I have feelings about this.  I’m supposed to be doing work, but its hard, so I’m gonna explain them instead.  Right from the start of CA:TFA we see that Steve really specifically wants to be a soldier.  He knows there’s all sorts of various ways to support the war effort, but not, specifically he wants to fight on the front lines.  

But Steve is never a particularly good soldier, in fact, he very specifically isn’t a good soldier.  Steve is a good man not a perfect soldier.  Steve NEVER has any success when he tries his hand at being a regular soldier, or even a supersoldier.  In CA:TFA he ends up working with the Howling Commandos, almost entirely outside of the regular military structure and that’s when he manages all the serious heroics and really lives up to his potential.  In Avengers at the beginning he tries to be a good soldier for a while and tries to follow Fury’s orders, but for the first half of the movie Steve is lost and miserable and visibly hiding behind his USO Tour “Captain America” persona.  But its only when he goes off on his own, breaks into store rooms and steals Fury’s proto-type tesseract weapons, that he really gets anything done (before that he gets batted about by Loki and sort of wanders about at loose ends), and he doesn’t really get back into a leadership role and really become actual Captain America again, until he steals a quinn jet with Natasha and Clint.

And despite that, in CA:WS he’s back at Shield, trying to be ‘the greatest soldier in history’ and ‘follow orders’, and… not doing that at all…

So where does Steve’s abortive fascination with being a good soldier come from?

Partly I think its an expression of his very obvious depression.  I’ve seen about umpteen criticisms of Steve’s ‘we have our orders’ line to Tony in Avengers but I think that the fact its out of character is the point.  Steve is miserable, and lost, he doesn’t know what makes him happy, he doesn’t know what he wants to do with himself so he follows Nick Fury’s orders, because he has given up.  

But also I think that even though Steve doesn’t really want to be the sort of person who follows orders, he to a certain extent wants to want it, sort of as the equivalent of a very bright girl who plays dumb in class because she’s been told no one likes smart girls.  The good soldier is very much the model of ideal masculine success that Steve would have grown up with but wouldn’t have ever been able to achieve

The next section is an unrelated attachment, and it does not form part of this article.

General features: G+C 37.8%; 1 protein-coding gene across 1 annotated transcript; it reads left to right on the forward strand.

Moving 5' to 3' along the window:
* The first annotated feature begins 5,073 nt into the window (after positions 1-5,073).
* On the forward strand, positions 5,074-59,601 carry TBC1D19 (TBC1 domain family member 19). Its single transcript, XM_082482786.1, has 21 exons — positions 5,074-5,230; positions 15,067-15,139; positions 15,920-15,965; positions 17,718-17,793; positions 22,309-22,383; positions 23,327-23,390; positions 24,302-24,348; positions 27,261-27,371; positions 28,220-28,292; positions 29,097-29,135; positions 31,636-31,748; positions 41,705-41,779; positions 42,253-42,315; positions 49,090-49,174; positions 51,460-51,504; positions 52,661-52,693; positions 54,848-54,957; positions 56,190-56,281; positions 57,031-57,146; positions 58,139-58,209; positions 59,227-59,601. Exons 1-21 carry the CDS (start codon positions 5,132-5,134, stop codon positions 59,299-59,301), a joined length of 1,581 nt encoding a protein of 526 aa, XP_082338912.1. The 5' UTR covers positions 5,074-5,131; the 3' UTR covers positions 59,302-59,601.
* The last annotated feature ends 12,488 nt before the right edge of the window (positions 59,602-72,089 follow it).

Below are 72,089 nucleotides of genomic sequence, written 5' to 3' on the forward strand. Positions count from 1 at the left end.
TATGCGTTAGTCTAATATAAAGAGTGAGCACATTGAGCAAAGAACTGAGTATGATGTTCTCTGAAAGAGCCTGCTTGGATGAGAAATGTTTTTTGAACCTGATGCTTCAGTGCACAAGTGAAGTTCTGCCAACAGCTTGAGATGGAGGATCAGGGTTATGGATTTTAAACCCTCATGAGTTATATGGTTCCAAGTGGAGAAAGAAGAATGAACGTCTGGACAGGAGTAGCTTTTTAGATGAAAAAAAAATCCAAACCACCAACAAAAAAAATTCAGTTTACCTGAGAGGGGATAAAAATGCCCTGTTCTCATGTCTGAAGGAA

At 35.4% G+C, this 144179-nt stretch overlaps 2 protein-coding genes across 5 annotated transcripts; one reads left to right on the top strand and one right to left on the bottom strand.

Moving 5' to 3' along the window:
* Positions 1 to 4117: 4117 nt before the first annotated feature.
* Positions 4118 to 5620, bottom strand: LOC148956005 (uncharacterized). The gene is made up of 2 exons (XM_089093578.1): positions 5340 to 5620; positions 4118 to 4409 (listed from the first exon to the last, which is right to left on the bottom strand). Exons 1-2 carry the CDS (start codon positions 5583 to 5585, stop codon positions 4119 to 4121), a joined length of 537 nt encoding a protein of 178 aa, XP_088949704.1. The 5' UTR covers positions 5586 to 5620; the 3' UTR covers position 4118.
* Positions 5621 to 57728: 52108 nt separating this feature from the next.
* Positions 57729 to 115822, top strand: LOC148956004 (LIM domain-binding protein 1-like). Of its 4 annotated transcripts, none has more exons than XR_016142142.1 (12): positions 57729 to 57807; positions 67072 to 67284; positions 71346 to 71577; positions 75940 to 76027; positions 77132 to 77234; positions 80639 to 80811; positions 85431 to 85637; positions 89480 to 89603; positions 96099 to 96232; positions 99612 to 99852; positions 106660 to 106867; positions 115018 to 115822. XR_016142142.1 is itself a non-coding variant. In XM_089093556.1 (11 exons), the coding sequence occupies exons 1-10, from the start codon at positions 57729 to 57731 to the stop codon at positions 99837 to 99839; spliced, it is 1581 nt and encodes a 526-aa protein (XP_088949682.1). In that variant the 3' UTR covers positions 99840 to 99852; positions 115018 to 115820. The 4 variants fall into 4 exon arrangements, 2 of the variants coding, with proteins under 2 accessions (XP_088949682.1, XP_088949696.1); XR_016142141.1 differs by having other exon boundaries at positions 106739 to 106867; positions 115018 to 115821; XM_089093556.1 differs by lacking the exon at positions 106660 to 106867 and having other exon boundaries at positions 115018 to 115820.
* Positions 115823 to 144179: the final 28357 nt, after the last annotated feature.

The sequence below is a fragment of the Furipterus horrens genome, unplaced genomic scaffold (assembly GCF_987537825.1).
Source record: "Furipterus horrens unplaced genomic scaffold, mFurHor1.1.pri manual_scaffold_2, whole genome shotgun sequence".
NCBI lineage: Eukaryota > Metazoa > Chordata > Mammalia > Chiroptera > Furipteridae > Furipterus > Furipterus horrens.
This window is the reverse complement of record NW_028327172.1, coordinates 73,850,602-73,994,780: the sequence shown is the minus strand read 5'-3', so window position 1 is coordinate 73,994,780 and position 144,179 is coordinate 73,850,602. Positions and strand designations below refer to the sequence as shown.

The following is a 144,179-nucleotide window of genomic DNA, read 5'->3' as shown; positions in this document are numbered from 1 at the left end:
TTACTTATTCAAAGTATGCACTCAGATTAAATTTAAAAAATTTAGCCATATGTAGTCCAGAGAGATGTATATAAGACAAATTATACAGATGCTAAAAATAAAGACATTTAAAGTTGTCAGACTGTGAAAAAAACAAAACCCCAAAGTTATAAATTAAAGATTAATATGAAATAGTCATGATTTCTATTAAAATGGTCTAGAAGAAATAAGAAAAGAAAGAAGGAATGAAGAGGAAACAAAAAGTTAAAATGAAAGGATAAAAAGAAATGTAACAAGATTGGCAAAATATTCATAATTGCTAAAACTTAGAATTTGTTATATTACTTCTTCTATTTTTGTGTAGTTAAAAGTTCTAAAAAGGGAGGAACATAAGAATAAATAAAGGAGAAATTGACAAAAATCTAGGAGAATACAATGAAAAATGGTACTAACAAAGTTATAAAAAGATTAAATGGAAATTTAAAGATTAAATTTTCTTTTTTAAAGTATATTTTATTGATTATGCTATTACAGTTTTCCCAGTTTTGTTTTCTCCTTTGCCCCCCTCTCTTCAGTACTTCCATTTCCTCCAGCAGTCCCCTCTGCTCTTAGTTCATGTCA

Which is ironic given that the ideal male icon most of the cast of the Avengers probably grew up with… is Captain America.

(Source: forassgard, via captainofalltheships)

washingtonnationals:

What a way to get home-field advantage!

washingtonnationals:

What a way to get home-field advantage!


(x)

(x)

(Source: harrypottzr, via shakeytime)

thosenerdyfeels:

beeishappy:

Stephen Colbert on Late Night with Seth Meyers

image

TCR | 2007.03.12 | It reads: “Dear Stephen, As editor-in-chief of Marvel, I am burdened with the handling of our character’s estates and the sad event that a hero should perish before his time. Captain America’s will was read last Friday, and while heavy hearted, I am proud to announce the star spangled Avenger has bequeathed his most valuable possession, his indestructible shield, to the only man he believed had the red, white, and blue balls to carry the mantle. Stephen Colbert. Welcome to the Marvel Universe. Sincerely, Joe Quesada.

How can you but just love this?

(via themarysue)


#ginny weasley is a great fucking character and if you can’t see that you probably only watched the movies 

emmawatsonsdaily:

One of the reasons why Emma Watson is one of the best female role-models of our time. She’s so underrated.

(via marykatewiles)